Maite Alberdi’s The Grown-Ups is a humanizing experience, drawing attention to the realities people who have Down syndrome and their community. Alberdi gives the characters the reins in provoking thought and emotion from the audience. Lacking a narrator and heavily scripted dialogue, the characters introduced provide the life and voice of the story.
Watching The Grown-Ups is like watching a longer version of an episode of The Office, following the lives of six middle-aged adults with Down syndrome in their work environment that is not an office, but a catering school. The sharp cuts and face-to-camera scenes reflect that of a documentary but entertain in the way a scripted film would. Even scenes that might have been prompted or scripted still feel completely real and honest, and that is the strongest aspect of the film: It is honest.
Although six characters are featured, only three are closely followed in their seemingly mundane lives.
Ricardo’s story places a substantial focus on employing those with learning disabilities and the miniscule pay that comes with government employment. Working two jobs and looking for a third, Ricardo is looking to financially support himself and a potential family but does not have the means to do so. Making a mere $15 a week from his jobs at the catering school and nursing home, there seems to be no hope for the grown adult now in his 40s. Without making a bold call to action, Alberdi implicitly draws attention to the need for reform in employing those with Down syndrome. Hearing Ricardo voice his desire for the “normal” life his parents led is enough to create emotion in the audience and remind them of the injustices faced by those with learning disabilities.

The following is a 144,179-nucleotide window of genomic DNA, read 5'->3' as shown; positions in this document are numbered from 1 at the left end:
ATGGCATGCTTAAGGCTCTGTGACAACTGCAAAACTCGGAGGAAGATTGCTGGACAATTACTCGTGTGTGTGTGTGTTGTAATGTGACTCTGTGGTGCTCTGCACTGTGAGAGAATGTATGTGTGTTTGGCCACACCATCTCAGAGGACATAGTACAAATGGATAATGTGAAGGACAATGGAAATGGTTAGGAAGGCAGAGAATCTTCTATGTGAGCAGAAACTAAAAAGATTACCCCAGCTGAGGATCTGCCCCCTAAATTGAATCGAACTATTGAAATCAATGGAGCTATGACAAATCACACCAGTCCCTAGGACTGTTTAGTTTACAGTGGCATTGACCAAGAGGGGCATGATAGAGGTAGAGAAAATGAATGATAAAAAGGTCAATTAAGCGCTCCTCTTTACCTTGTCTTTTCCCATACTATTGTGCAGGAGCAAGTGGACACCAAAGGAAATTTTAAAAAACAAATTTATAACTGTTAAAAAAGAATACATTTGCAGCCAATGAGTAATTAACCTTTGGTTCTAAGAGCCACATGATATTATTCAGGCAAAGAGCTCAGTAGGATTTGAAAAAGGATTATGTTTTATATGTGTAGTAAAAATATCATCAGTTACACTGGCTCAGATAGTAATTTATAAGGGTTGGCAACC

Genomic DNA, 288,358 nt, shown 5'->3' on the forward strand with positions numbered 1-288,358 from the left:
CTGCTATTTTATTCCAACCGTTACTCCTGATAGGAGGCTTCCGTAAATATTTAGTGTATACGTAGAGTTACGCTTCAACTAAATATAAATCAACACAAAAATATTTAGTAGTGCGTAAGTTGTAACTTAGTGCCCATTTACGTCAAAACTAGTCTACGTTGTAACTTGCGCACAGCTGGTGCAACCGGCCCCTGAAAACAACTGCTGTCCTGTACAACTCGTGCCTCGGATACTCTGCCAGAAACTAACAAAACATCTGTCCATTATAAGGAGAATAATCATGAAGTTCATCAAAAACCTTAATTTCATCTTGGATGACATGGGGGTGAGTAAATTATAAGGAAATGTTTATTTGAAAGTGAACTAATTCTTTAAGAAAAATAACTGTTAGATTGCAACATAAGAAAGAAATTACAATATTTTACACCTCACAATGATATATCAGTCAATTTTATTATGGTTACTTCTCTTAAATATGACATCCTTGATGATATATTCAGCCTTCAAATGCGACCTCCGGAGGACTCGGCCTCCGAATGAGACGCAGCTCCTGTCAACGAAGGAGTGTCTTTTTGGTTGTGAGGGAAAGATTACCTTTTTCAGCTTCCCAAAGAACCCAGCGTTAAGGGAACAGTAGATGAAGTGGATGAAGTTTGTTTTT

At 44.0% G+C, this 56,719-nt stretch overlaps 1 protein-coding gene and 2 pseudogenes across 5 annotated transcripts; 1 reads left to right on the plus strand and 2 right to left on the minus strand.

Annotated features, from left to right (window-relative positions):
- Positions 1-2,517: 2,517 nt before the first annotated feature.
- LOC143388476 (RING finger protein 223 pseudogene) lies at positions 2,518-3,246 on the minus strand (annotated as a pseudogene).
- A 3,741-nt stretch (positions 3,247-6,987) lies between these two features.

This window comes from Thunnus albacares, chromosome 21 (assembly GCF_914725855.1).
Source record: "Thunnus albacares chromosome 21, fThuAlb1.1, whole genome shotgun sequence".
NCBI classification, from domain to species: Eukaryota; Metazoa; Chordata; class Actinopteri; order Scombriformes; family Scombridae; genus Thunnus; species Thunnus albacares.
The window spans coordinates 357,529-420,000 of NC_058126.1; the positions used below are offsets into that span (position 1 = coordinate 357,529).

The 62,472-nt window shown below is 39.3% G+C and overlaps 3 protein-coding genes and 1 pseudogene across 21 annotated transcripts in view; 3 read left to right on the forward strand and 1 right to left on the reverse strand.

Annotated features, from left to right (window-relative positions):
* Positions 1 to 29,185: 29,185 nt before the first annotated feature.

Anita and her love interest Andrés, on the other hand, face the same financial challenges as Ricardo, but also face the obstacles regarding the legalities of marriage between people with Down syndrome.
The film takes place in Chile, where those with learning disabilities are unable to marry if they are not deemed at least as mature as an 18-year-old, according to the film. The two are not only denied, but laughed at by all they propose their marriage to. On top of this, Anita is bound by the rules of her mother’s home and doesn’t have many freedoms held by other 45-year-olds.
Andrés is set back financially when his sisters stop paying for his schooling, and he is no longer able to see Anita.
After a small argument and plenty of tears, Anita and Andrés put their relationship to rest in a way every break-up should: by throwing a party. Cake is shared, toasts are made, and despite the tears, smiles are worn all around. If only every break-up received that same kind of closure.
The most heartwarming scenes throughout the film are put on by Anita and Andrés, despite their troubling situation. Alberdi allows the audience to experience the intimate moments between the two, whether Anita is popping out of a cake and dancing for Andrés, or if they are simply lying in the classroom bed together. No room is left to question the validity of their relationship.
By focusing on the lives of the featured characters, it is clear that those with Down syndrome are no less capable of experiencing the same emotions felt by everyone else and deserve the same kinds of opportunities. Throughout the film, all of the characters face challenges that only further solidify their right to equal opportunities.
The characters fear what we fear and feel what we feel. The most important thing Alberdi could have done with this film is humanize the individual characters, and she excels in doing so. The same mantra repeated by the characters in their therapy session is what the film leaves the audience to dwell on the heaviest when considering the special needs community: “I am a conscious adult.”
MOVE gives The Grown-Ups 4 out of 5 stars.